1. A hand warmer contains sodium acetate, dissolved in water. The solution is ‘super-saturated’, which means it has been heated to dissolve more sodium acetate. The solution crystallises readily.
2. When the internal metal strip is bent, tiny bits of metal are released, which offer ‘nucleation sites’ for crystals to form.
3. As the crystals spread, the stored heat energy of the solution is released, heating the hand warmer up to 54°C – an exothermic reaction.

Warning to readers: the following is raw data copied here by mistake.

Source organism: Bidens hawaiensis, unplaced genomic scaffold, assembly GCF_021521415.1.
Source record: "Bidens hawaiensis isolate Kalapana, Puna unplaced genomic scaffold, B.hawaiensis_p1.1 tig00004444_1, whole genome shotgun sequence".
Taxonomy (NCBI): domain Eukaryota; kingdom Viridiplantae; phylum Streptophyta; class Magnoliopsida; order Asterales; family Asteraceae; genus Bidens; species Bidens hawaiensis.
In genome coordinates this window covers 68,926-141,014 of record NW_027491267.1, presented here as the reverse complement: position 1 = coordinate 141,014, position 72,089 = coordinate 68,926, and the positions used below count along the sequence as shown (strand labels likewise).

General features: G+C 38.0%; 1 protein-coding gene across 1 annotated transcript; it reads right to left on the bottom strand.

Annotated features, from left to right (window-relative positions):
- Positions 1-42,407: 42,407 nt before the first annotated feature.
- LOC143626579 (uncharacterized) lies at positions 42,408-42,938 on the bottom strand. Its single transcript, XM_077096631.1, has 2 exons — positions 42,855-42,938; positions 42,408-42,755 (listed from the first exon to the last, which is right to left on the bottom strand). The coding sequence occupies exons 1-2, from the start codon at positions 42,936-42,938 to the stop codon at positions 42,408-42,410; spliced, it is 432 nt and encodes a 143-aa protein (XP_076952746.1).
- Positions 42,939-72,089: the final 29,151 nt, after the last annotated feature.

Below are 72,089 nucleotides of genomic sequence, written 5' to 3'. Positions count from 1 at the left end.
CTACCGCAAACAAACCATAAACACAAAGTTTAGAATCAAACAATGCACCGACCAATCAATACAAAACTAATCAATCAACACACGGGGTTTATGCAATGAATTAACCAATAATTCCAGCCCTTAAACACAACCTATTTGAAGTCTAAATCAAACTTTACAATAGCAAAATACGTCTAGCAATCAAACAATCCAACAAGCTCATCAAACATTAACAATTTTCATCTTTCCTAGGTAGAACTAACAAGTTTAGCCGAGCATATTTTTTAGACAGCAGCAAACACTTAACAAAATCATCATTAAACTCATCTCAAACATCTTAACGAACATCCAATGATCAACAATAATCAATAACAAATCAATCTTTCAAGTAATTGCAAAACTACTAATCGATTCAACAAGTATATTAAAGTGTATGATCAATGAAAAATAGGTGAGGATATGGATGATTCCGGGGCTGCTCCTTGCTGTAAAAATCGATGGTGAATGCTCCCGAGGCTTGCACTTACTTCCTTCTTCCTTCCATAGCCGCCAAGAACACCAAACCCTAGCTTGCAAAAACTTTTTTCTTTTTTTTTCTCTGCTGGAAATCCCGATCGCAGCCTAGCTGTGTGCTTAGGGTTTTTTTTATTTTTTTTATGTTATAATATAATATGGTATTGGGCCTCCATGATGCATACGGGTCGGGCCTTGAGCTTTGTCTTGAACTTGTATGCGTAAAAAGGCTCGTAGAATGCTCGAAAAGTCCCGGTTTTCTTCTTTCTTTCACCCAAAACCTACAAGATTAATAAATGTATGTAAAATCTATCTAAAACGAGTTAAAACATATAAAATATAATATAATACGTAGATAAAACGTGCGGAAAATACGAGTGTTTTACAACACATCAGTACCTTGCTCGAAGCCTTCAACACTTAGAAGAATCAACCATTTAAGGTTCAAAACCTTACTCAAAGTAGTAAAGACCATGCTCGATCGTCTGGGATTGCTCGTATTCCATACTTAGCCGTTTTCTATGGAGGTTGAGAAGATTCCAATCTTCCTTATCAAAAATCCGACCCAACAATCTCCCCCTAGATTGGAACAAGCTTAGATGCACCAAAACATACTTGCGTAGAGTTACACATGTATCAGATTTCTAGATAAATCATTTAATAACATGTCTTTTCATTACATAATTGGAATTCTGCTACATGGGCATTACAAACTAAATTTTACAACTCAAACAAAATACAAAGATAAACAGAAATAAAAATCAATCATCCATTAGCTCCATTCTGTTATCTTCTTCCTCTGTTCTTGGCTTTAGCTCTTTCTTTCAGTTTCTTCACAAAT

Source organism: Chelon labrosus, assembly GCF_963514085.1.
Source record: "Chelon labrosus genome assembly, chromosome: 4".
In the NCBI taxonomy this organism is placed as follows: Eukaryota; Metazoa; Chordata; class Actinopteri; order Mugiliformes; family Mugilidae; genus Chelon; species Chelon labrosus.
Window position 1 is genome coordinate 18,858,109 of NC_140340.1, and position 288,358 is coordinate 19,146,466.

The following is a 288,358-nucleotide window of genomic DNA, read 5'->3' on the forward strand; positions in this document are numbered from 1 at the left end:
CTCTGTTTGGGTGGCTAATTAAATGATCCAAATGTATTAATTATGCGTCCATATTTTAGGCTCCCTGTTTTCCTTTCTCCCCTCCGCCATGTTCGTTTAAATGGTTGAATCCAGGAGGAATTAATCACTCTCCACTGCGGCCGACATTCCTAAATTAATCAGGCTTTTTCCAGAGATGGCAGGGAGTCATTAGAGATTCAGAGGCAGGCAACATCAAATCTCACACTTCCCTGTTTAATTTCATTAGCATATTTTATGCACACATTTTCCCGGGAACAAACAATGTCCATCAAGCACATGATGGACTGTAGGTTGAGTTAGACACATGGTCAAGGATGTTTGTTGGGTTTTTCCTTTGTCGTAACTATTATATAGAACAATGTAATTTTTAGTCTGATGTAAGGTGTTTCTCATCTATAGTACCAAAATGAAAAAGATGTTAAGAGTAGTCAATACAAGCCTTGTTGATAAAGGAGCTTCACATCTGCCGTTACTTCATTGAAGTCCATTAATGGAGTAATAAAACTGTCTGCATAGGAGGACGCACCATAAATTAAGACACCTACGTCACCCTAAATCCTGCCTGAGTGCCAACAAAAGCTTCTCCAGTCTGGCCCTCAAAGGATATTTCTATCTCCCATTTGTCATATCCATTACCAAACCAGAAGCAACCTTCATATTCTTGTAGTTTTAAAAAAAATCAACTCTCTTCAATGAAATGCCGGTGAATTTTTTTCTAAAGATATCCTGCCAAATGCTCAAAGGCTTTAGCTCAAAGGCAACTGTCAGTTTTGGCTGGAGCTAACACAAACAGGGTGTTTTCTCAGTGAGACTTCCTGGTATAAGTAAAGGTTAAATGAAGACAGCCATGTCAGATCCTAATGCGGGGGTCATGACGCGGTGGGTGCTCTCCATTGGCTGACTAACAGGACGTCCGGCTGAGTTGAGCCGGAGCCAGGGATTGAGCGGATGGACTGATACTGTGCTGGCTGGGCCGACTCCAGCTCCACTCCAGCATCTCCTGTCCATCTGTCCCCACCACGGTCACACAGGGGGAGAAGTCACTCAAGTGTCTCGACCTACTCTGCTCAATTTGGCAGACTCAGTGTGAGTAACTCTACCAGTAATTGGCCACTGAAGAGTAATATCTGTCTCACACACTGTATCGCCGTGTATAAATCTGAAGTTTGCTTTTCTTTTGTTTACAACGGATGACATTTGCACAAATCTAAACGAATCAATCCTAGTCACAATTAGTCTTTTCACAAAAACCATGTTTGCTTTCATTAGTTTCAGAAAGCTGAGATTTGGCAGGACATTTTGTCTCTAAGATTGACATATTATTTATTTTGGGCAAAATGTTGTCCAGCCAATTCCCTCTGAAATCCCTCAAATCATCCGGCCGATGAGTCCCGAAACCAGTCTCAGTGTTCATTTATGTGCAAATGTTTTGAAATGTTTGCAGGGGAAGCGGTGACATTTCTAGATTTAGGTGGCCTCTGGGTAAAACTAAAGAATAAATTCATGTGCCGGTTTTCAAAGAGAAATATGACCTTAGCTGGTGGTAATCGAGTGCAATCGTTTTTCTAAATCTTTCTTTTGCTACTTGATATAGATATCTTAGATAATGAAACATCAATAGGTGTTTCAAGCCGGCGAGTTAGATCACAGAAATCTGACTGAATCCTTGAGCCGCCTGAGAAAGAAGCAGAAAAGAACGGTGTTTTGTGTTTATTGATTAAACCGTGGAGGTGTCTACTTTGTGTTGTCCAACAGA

4. The hand warmer can be reset by boiling it in a pan of water to liquefy the crystals.
Subscription offers you will love!
- Spread the cost and pay just £3.50 per issue when you subscribe to BBC Science Focus Magazine.
- Alternatively, lock in for longer and pay just £37.99 per year, saving 51%!
- Risk - free offer! Cancel at any time when you subscribe via Direct Debit.
- FREE UK delivery.